Exercise – It Works For Depressionby Isabella Mori | June 3, 2010
I’m currently reading with great pleasure Tony Schwartz’s new book, The Way We’re Working Isn’t Working – The Four Forgotten Needs That Energize Great Performance. Schwartz’s main premise is that we need balance — between activity and rest on the physical level, between performance and renewal on the emotional level, between left and right brain on the mental level, and between inner and outer work on the spiritual level. If we don’t have this balance, we tread water — we may look like we’re high performers but compared to what we are capable of when we have balance, we don’t produce much, are not very creative, and don’t have as much fun, or as much impact, as we could have.
One chapter of the book is dedicated to movement. Schwartz cites an important study in it — the SMILE study (Standard Medical Intervention and Long-term Exercise, conducted at Duke University), which found that vigorous exercise three times a week for half an hour or forty-five minutes reduced symptoms of depression as effectively as antidepressants.
What Schwartz does not mention is that a follow-up study went even further. In the initial study, participants exercised for 16 weeks and were then given a depression test four months later. When participants were investigated another two months later, those that had kept up with the exercise were doing extremely well. When they were interviewed about depression symptoms, according to the Diagnostic and Statistical Manual (DSM IV) and the Hamilton Rating Scale for Depression, those who had exercised were more likely to be partially or fully recovered or were less likely to have relapsed than the group that had only taken medication (Zoloft) or taken medication and exercised. In fact, an illustration shows that there were approximately 60% more in the exercise group than those in the medication group who had recovered, and there were about six times more in the medication group who had relapsed compared to the exercise group.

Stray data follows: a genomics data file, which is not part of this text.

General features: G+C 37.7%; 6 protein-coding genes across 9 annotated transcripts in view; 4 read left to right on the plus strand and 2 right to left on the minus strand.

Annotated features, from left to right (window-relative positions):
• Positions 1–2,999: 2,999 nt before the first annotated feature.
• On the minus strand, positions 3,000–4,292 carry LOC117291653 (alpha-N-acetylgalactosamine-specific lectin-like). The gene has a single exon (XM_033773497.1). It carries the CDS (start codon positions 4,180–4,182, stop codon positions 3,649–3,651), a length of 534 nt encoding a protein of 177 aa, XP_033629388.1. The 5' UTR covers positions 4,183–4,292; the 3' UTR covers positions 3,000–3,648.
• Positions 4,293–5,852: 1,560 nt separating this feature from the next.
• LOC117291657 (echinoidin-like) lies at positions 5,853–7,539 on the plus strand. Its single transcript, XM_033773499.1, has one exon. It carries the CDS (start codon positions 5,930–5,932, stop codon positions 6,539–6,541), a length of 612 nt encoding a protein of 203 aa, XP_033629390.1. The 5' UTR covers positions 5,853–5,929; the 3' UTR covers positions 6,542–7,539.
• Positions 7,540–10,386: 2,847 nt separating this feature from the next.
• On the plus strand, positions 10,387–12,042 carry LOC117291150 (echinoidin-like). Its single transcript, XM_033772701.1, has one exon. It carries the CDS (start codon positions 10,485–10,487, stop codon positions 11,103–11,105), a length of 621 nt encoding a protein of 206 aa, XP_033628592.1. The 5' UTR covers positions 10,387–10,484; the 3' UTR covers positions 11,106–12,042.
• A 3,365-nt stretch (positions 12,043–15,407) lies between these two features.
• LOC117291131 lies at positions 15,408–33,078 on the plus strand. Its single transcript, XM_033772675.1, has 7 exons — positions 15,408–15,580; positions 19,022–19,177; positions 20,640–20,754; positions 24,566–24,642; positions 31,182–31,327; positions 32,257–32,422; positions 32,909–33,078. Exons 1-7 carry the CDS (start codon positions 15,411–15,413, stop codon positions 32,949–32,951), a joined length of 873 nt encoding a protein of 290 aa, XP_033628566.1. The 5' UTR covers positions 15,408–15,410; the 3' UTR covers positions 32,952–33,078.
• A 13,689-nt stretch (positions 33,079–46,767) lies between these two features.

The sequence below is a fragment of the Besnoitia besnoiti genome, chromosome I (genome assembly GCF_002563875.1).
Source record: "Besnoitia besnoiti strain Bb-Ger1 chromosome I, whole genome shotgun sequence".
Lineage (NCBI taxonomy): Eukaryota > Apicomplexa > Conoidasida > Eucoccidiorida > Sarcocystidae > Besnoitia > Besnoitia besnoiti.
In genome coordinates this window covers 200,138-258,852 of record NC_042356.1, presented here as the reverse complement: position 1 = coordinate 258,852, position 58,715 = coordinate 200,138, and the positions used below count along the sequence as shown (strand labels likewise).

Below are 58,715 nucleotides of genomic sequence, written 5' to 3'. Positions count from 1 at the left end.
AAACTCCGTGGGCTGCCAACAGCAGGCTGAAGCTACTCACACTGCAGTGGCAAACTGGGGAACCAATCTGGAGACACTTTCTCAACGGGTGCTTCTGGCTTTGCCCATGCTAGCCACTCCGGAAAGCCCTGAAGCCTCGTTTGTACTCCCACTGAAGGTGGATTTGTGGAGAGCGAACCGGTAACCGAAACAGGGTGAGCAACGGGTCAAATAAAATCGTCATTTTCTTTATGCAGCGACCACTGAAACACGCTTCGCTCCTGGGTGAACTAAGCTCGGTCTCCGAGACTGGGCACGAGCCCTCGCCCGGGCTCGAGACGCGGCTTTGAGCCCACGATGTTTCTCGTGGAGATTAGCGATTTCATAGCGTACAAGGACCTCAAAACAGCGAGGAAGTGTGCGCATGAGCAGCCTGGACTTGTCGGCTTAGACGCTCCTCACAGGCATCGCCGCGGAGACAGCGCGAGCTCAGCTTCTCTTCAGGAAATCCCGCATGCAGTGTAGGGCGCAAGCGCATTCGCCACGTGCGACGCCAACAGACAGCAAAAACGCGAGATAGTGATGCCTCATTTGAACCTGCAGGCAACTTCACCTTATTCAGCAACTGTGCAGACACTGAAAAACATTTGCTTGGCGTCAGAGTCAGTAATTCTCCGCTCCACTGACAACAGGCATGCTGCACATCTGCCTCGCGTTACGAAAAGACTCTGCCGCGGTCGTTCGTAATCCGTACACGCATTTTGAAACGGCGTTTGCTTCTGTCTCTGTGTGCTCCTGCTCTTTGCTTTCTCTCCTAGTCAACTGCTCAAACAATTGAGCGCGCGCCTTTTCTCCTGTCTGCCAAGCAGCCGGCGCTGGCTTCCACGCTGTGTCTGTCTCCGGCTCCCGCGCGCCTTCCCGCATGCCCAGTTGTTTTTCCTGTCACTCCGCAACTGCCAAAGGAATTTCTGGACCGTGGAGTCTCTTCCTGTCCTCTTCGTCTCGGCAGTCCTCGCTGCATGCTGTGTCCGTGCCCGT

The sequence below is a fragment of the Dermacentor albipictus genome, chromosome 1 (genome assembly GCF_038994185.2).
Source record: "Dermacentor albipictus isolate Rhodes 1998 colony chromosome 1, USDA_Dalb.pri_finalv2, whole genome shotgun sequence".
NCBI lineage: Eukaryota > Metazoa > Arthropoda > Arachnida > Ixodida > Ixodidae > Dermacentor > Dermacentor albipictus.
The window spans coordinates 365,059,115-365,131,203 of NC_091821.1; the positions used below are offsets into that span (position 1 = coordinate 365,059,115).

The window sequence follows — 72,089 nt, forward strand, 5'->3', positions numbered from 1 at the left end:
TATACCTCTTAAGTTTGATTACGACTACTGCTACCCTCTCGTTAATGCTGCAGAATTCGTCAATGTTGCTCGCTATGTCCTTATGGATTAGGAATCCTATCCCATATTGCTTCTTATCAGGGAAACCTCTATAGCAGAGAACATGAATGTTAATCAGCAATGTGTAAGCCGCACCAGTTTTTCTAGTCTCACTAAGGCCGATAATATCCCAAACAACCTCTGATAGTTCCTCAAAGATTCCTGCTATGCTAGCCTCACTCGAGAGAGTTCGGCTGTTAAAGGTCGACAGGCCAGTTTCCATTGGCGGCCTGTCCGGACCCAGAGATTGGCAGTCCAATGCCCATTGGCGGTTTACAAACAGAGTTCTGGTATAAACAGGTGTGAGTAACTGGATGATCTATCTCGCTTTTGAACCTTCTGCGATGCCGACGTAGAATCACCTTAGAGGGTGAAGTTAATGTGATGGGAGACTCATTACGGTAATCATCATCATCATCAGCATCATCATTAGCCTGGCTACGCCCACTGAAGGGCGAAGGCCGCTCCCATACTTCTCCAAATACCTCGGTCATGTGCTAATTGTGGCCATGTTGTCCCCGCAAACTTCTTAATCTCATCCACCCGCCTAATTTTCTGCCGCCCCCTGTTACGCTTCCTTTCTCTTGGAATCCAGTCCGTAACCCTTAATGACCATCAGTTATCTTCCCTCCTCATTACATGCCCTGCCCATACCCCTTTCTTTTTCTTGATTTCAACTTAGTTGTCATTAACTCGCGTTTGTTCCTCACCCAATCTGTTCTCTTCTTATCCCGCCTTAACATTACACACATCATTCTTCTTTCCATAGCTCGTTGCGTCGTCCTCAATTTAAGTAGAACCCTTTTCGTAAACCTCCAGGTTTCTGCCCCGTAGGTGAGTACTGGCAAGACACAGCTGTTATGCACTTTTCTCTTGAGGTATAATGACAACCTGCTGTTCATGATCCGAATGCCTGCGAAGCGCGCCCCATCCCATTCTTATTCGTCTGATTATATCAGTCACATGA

Is exercise the solution to depression, then? Of course not. While the findings are truly impressive, there were many who had recovered with medication alone or with a combination of the two. There is always a tendency to take the main finding of a study and proclaim it to be the new truth – but neither life nor science is that simple. However, the study is something that we need to seriously think about, or better yet, try out ourselves. One thing is for certain: the benefits of exercise far outweigh its drawbacks.
The heading under which Schwartz talks about the initial SMILE study is “Move and Thrive”. For someone who is in the depths of a major depression, these two may seem far off, and getting oneself motivated to exercise can seem next to impossible. However, starting an exercise routine — or let’s call it a movement ritual, as Schwartz would (“exercise routine” always sounds so serious, doesn’t it?) — when one is not currently in the grips of depression may just be the thing that forestalls or at least alleviates the next bout.
Babyak M, Blumenthal JA, Herman S, Khatri P, Doraiswamy M, Moore K, Craighead WE, Baldewicz TT, & Krishnan KR (2000). Exercise treatment for major depression: maintenance of therapeutic benefit at 10 months. Psychosomatic medicine, 62 (5), 633-8 PMID: 11020092
Blumenthal JA, Babyak MA, Moore KA, Craighead WE, Herman S, Khatri P, Waugh R, Napolitano MA, Forman LM, Appelbaum M, Doraiswamy PM, & Krishnan KR (1999). Effects of exercise training on older patients with major depression. Archives of internal medicine, 159 (19), 2349-56 PMID: 10547175
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